My name is Peter Lyon, and I am a swordsmith. I’d like to let you know who I am and how my interest in history led me to becoming an armourer and crafter of swords for historical re-enactors and for film productions.
I was born in 1964 and have lived my whole life in New Zealand, an isolated country whose entire history of human habitation stretches back less than 800 years. Despite this, or perhaps because of it, I have been fascinated with world history my whole life, and the mysteries left as knowledge and records are lost. As a child I read about the ancient world, learning of it through the fragments that remain, and the way archaeology is slowly revealing the lives of the people.
My personal interest has focused on medieval Europe, and my work and recreation reflects that. I started fantasy role-playing games while at university, and still enjoy playing them, and from that got interested in medieval reenactment and military history. I made my first sword, a polished and very heavy two-hander, as a showpiece. It reminds me of how little I knew at the time and how far I have come. It owed more to the misconceptions fed by film and media, with little historical basis, and stands in stark contrast to the swords I make now.
I started making weapons and armour in 1984 because there was no way to get equipment in New Zealand – no internet, and few contacts with overseas sources. I started out of necessity, but made it into a paying hobby as people asked me to make equipment for them. The orders grew until they filled most of my spare time, so in 1994 I made the leap into self employment. My insanity has been aided and supported by Helen, especially after we married in 1997.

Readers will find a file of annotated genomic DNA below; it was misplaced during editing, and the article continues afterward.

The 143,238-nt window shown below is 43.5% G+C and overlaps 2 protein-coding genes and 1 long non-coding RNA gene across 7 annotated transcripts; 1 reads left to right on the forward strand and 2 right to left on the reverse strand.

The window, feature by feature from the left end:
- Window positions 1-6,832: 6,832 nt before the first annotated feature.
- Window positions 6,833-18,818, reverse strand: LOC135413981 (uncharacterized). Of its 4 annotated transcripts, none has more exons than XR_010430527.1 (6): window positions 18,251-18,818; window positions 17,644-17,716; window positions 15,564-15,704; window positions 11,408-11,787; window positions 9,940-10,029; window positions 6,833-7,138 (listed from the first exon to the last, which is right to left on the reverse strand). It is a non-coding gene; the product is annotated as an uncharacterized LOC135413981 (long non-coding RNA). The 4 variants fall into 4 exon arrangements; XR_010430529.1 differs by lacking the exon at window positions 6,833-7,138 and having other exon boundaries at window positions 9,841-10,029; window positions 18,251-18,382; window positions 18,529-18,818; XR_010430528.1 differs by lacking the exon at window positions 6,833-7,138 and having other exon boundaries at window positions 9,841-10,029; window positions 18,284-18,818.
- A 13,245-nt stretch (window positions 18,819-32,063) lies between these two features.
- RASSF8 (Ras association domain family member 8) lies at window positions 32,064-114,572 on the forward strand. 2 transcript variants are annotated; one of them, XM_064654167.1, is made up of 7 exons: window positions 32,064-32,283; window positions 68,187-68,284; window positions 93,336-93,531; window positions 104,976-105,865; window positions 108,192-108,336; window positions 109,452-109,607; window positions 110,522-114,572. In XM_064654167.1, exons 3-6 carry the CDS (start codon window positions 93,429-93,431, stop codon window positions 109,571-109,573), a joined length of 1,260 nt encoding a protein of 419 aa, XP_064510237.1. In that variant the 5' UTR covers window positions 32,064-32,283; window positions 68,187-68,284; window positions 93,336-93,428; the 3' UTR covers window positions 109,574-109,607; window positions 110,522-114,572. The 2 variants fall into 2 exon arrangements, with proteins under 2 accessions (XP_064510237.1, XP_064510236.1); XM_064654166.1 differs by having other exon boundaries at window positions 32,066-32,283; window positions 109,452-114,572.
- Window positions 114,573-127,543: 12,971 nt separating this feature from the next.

I had been keen to become a jouster and began learning to ride in the late ‘80s, but jousting was low priority while I turned my craft into a living. In 1997 I joined the Order of the Boar, jousting from 2000 until retiring from jousting and riding in 2011. Although I no longer ride, Helen and I are still involved in medieval reenactment, but at a more social level as we get older.
My big break came in 1998 when I was asked to make the swords for the film production of The Lord of the Rings. Over the next three years working at Weta Workshop I made most of the “hero” swords (the steel ones that get seen in close ups) and a mountain of aluminium stunt blades for the fight scenes, as well as many other pieces. Since 2003, while still working full time at Weta Workshop, I have worked on swords and other props for many productions, and learned a lot about how the film industry operates. See my Filmography for more details.
I spent several days in February of 2002 learning the basics of pattern welding from a friend in Christchurch. This is something I would like to explore further in the future, when I have the time and equipment.
In recent years, I have had the opportunity to see parts of the world and experience the history I had only known through books, and share my enthusiasm and knowledge with others. In particular, speaking at Visby Medieval Week in Gotland and touring Britain in 2014 and again in 2016, have been among the highlights of my life. Things I had only been able to study from afar, I have been able to study up close and get new insights into, including special access to museum weapons collections where I have been able to handle and study swords up close.
I have handled and measured some original swords and read extensively on historical arms and armour. I feel my experience as a sword maker, plus my experience in period combat techniques as well as riding and jousting, allow me to make weapons and armour that are both visually and functionally correct for the way they will be used.
With my history studies, my practical knowledge of making and using medieval items, and my combat and jousting background, I have a useful knowledge base for any questions that come my way.